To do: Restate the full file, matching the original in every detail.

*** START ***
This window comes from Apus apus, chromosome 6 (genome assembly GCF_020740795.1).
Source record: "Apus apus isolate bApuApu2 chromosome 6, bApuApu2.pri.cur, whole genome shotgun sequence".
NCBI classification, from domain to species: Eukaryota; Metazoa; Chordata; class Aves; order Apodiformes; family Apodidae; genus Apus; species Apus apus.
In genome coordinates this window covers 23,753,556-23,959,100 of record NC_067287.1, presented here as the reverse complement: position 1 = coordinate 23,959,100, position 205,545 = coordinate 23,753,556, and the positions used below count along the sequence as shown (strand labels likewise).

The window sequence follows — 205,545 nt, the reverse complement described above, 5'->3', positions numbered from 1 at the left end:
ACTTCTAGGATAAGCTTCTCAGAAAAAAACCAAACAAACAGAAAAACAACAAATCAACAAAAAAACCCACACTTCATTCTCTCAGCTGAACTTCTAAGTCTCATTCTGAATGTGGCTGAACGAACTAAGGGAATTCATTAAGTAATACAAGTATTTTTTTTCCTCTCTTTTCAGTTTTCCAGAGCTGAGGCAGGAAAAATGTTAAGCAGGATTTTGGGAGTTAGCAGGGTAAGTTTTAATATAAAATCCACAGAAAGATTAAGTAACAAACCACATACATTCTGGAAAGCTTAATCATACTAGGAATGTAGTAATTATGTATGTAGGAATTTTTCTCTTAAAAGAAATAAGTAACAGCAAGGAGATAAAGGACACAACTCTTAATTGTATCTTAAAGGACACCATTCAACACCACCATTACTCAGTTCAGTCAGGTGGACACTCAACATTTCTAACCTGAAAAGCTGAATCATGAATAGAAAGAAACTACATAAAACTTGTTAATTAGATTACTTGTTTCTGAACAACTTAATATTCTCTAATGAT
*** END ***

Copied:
This window comes from Apus apus, chromosome 6 (genome assembly GCF_020740795.1).
Source record: "Apus apus isolate bApuApu2 chromosome 6, bApuApu2.pri.cur, whole genome shotgun sequence".
NCBI classification, from domain to species: Eukaryota; Metazoa; Chordata; class Aves; order Apodiformes; family Apodidae; genus Apus; species Apus apus.
In genome coordinates this window covers 23,753,556-23,959,100 of record NC_067287.1, presented here as the reverse complement: position 1 = coordinate 23,959,100, position 205,545 = coordinate 23,753,556, and the positions used below count along the sequence as shown (strand labels likewise).

The window sequence follows — 205,545 nt, the reverse complement described above, 5'->3', positions numbered from 1 at the left end:
ACTTCTAGGATAAGCTTCTCAGAAAAAAACCAAACAAACAGAAAAACAACAAATCAACAAAAAAACCCACACTTCATTCTCTCAGCTGAACTTCTAAGTCTCATTCTGAATGTGGCTGAACGAACTAAGGGAATTCATTAAGTAATACAAGTATTTTTTTTCCTCTCTTTTCAGTTTTCCAGAGCTGAGGCAGGAAAAATGTTAAGCAGGATTTTGGGAGTTAGCAGGGTAAGTTTTAATATAAAATCCACAGAAAGATTAAGTAACAAACCACATACATTCTGGAAAGCTTAATCATACTAGGAATGTAGTAATTATGTATGTAGGAATTTTTCTCTTAAAAGAAATAAGTAACAGCAAGGAGATAAAGGACACAACTCTTAATTGTATCTTAAAGGACACCATTCAACACCACCATTACTCAGTTCAGTCAGGTGGACACTCAACATTTCTAACCTGAAAAGCTGAATCATGAATAGAAAGAAACTACATAAAACTTGTTAATTAGATTACTTGTTTCTGAACAACTTAATATTCTCTAATGAT